The future development of cinema is also strongly related to the reality of control. This relation embodies in a new genre of films - interactive movie-games, where the spectator plays a role of destiny and makes choices, which determine the plot.
   One of the greatest examples of these interactive movies is “Bandersnatch” (2018), an episode of “Black Mirror”series. As the series are produced by online tv provider Netflix, they are usually watched on phone or computer screens. As the episode unfolds the viewer has an option to decide upon the main character action by clicking on of the windows. For example, when main character has to decide about accept or refuse a job offer. Moreover the concept of interactive participation of the viewer is reflected in the script of episode itself, as it talks about a young game designer who is trying to adapt a book based on labyrinth and choice into a video game. The philosophy behind it this complex and meta episode is best expressed by comment made by one of the characters:


“People think there is one reality, but there’s loads of them, all snaking off, like
roots. And what we do on one path affects what happens on the other paths. Time is a
construct. People think you can’t go back and change things, but you can, that’s what
flashbacks are, they’re invitations to go back and make different choices. When you
make a decision, you think it’s you doing it, but it’s not. It’s the spirit out there that’s
connected to our world that decides what we do and we just have to go along for the
ride.”
(39)


This work could also serve as a metaphor of rhizome.

2. Posthumanism and Rhizome
3.1 Becoming a posthuman

   It is possible to find many different terms, theories and approaches referring to the current condition of humanity and the way human beings have evolved, such as the techno-human(40) , superhuman or posthuman. To me, the concepts of posthumanism from the 1970’s science fiction, seem particularly relevant: “The idea that humanity can be transformed, transcended, or eliminated either by technological advances or the evolutionary process; artistic, scientific, or philosophical practice which reflects this belief” . In popular culture, posthumanism can be manifested through cyborgization, (41) which is understood as a process of augmentation of human beings, deriving from the connection between people and digital technology.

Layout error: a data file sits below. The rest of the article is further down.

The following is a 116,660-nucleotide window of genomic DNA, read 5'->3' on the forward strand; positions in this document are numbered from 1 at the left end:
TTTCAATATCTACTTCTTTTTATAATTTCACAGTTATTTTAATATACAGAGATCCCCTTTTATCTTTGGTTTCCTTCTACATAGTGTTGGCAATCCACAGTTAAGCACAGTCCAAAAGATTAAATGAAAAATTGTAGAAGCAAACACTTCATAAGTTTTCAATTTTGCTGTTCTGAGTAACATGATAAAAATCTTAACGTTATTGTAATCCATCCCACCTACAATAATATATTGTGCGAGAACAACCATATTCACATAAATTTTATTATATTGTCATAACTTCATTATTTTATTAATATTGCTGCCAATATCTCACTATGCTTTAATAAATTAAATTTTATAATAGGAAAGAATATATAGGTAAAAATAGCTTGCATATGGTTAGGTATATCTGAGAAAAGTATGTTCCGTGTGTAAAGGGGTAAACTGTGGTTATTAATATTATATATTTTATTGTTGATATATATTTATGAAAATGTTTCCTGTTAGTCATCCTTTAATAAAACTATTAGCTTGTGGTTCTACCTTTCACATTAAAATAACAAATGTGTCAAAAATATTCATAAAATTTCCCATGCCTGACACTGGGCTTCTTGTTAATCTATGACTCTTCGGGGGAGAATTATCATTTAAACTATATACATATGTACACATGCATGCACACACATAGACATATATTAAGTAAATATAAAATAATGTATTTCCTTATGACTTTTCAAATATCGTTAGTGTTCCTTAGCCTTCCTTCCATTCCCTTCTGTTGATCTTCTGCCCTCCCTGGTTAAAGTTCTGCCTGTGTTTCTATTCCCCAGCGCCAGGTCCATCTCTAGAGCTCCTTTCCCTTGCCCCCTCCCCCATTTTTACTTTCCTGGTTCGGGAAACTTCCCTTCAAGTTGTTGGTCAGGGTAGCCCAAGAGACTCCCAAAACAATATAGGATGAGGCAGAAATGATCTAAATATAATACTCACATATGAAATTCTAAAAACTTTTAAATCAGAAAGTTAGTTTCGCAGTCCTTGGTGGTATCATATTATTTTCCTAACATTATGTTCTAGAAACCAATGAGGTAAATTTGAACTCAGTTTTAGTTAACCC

Recently, the idea of people evolving into cyborgs has become very popular. To support this claim, I would like to refer to “Cyborg Manifesto”, written by an American professor, Donna Haraway. According to her:“By the late twentieth century, our time, a mythic time, we are all chimeras, theorized and fabricated hybrids of machine and organism; in short, we are cyborgs.” Similar remarks can be found in a TED talk by Amber Case, an American cyborg anthropologist, who argues that ”all of us are cyborgs”. To prove her point, she recalls a traditional definition of a cyborg: “an organism to which exogenous components have been added for purpose of adapting to new environment”. This concept used to be linked with space travel, where people adapted to unknown territories and explored them. Case indicates that people mainly enhanced their physical abilities back then, and yet today the focus has shifted towards the extension of our mental selves.
   Returning to sci-fi concepts, a cyborg possesses many strengths, skills and abilities unattainable for humans, thus the cyborgs are “More human than humans” . (42) Examples of human’s cyborgization can be traced in a sci-fi movie “Blade Runner” (1982), directed by Ridley Scott. The cult film raises an issue of creating artificial human beings and the consequences of this process. Personally, I believe that it can be read as a warning, preceding the new technological era, which can affect humans even 
further. The plot revolves around the main character, Rick Deckard, whose job is to track and exterminate androids wanting to escape slavery. Deckard is caught in dilemmas: human or robot, real or artificial? Although this symbolic matter had been shown in this work through literal actions involving humans and robots, in my view, it also reflected the state of people’s minds. Humans used to reject the idea of digital technology implanted in the body, as they wanted to protect their nature. However, it seems relevant to raise this issue again and rethink the contemporary people’s approach.